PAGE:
State Rep. Dave Murphy, R-Greenville, said a campus free speech bill is “imperative,” while Rep. Greta Neubauer, D-Racine, said the bill would actually “undermine” free speech in Wisconsin.
The two appeared Sunday on “UpFront,” produced in partnership with WisPolitics.com.
The bill would establish penalties for UW students who repeatedly disrupt speakers on campus. Suspension and expulsion could result.
“I’ve spoken to a lot of college students,” said Murphy, Assembly co-sponsor of the free speech bill, which was reintroduced in August.
“Conservative students are telling me that they feel that their ideas and their thoughts are being oppressed. They feel like they are really a minority on campus, and they feel like they need some protections like other minorities might have,” Murphy said.
Neubauer said the bill is potentially unconstitutional.
“Chancellors right now have the ability to determine appropriate action if they feel someone’s free speech has been violated. We do not need to mandate that, and we do not need the Legislature pushing that idea. We should allow chancellors to maintain their discretion,” she said.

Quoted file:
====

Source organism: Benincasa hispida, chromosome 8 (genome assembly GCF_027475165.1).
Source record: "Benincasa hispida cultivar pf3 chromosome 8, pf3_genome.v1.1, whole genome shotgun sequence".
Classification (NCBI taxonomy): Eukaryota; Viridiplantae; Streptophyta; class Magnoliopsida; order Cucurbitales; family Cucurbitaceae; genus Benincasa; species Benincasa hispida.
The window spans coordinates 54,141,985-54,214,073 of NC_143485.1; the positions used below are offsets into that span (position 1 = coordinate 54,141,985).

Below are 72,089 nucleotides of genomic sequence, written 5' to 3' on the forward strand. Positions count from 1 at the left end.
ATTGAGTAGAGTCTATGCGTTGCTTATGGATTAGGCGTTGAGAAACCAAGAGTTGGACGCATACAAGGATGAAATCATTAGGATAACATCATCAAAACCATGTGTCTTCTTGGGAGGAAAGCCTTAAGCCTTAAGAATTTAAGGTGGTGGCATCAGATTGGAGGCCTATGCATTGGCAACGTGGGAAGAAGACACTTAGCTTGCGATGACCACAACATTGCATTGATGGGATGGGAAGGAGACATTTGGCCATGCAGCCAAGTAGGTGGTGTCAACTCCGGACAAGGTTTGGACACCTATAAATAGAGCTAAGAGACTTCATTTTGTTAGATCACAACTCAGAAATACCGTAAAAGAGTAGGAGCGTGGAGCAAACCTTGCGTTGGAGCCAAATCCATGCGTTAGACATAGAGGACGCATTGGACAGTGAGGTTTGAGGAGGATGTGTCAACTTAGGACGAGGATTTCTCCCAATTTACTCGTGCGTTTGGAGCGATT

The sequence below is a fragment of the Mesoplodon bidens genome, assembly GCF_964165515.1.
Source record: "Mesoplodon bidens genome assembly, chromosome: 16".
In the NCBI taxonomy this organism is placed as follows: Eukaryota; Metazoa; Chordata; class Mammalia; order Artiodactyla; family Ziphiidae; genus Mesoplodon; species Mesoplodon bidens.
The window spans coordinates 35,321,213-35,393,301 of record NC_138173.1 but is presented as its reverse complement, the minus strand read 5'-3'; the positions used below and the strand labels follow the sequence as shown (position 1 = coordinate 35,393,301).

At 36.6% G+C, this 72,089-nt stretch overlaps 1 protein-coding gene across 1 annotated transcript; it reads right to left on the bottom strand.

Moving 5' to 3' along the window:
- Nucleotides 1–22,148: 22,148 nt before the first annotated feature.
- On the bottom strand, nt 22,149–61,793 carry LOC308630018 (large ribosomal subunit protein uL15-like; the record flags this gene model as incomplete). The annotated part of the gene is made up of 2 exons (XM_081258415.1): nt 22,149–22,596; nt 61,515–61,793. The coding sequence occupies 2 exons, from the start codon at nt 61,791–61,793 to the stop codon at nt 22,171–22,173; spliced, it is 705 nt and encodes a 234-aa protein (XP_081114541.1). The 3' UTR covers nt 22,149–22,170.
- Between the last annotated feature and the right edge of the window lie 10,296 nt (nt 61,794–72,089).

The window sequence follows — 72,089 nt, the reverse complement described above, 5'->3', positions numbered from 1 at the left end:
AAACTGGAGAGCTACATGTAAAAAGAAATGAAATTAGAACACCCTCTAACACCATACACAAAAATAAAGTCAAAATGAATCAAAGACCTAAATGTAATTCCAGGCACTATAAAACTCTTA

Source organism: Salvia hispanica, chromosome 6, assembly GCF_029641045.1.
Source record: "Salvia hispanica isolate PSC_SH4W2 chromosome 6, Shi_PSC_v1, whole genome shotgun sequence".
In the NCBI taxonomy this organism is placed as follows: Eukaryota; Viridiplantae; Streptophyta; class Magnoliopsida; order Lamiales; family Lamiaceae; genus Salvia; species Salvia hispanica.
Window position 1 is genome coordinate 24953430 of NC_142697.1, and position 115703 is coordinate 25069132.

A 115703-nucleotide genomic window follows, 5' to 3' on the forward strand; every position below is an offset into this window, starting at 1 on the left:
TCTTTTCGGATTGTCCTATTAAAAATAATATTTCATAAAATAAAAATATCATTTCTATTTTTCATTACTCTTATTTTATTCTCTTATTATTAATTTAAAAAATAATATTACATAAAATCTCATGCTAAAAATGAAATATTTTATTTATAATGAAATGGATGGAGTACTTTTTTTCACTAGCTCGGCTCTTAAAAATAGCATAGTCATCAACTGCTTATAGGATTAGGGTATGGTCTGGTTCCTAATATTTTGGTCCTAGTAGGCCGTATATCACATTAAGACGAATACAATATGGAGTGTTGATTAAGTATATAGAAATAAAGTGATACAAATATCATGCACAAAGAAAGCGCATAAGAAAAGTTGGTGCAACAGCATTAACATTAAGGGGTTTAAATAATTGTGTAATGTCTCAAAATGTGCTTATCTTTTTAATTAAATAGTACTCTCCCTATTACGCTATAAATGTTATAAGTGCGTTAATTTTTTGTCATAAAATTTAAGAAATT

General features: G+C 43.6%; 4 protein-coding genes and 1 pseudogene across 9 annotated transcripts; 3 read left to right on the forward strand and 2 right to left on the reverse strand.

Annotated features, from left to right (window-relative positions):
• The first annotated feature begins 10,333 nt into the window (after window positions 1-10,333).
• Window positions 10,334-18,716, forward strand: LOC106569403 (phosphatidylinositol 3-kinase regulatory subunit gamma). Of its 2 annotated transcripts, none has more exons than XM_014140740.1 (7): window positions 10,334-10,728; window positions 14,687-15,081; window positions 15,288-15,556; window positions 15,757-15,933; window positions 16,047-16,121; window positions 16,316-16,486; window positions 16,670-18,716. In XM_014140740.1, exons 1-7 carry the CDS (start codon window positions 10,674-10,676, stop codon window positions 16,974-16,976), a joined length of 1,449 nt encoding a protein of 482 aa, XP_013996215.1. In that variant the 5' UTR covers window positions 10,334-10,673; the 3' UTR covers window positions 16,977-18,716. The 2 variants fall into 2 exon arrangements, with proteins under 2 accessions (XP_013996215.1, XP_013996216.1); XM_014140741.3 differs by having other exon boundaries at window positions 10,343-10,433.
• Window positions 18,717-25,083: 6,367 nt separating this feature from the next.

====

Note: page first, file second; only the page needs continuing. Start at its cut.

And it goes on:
The Board of Regents is working on a similar speech rule, but a spokeswoman for Gov. Tony Evers said he opposes the plan and would kill it. Murphy said that is why a bill is needed.
“It is imperative to put it in state statutes so that it has that strength of law behind it,” he said.
“We have not seen the public show up in support of this bill,” Neubauer said.
Also on the program, the Democratic candidate in the 5th Congressional District, Tom Palzewicz, said the demographics of the traditionally Republican district are changing. He said there is an opportunity for a Democrat to win there next fall.
The district will have an open seat in 2020 with the retirement of GOP Rep. Jim Sensenbrenner, who has held it for 40 years. State Senate Majority Leader Scott Fitzgerald currently is the only announced GOP candidate in the district.
Palzewicz, who ran against Sensenbrenner in 2018, said he did better in that race than previous Democratic candidates have done in the 5th CD.
“We moved the needle substantially,” Palzewicz said. “We took a 40-point district and turned it into 24-point district, and that was with very little name recognition.”
He said more Democrats are moving into the district. “We have a really good opportunity this time,” he added.
Palzewicz also said he would support the impeachment inquiry if he were in Congress right now.
“If we don’t investigate, this gives an open door to the next president, whoever it’s going to be, to be able to do the things that we think don’t think are right in this country,” he said.
See more from the program: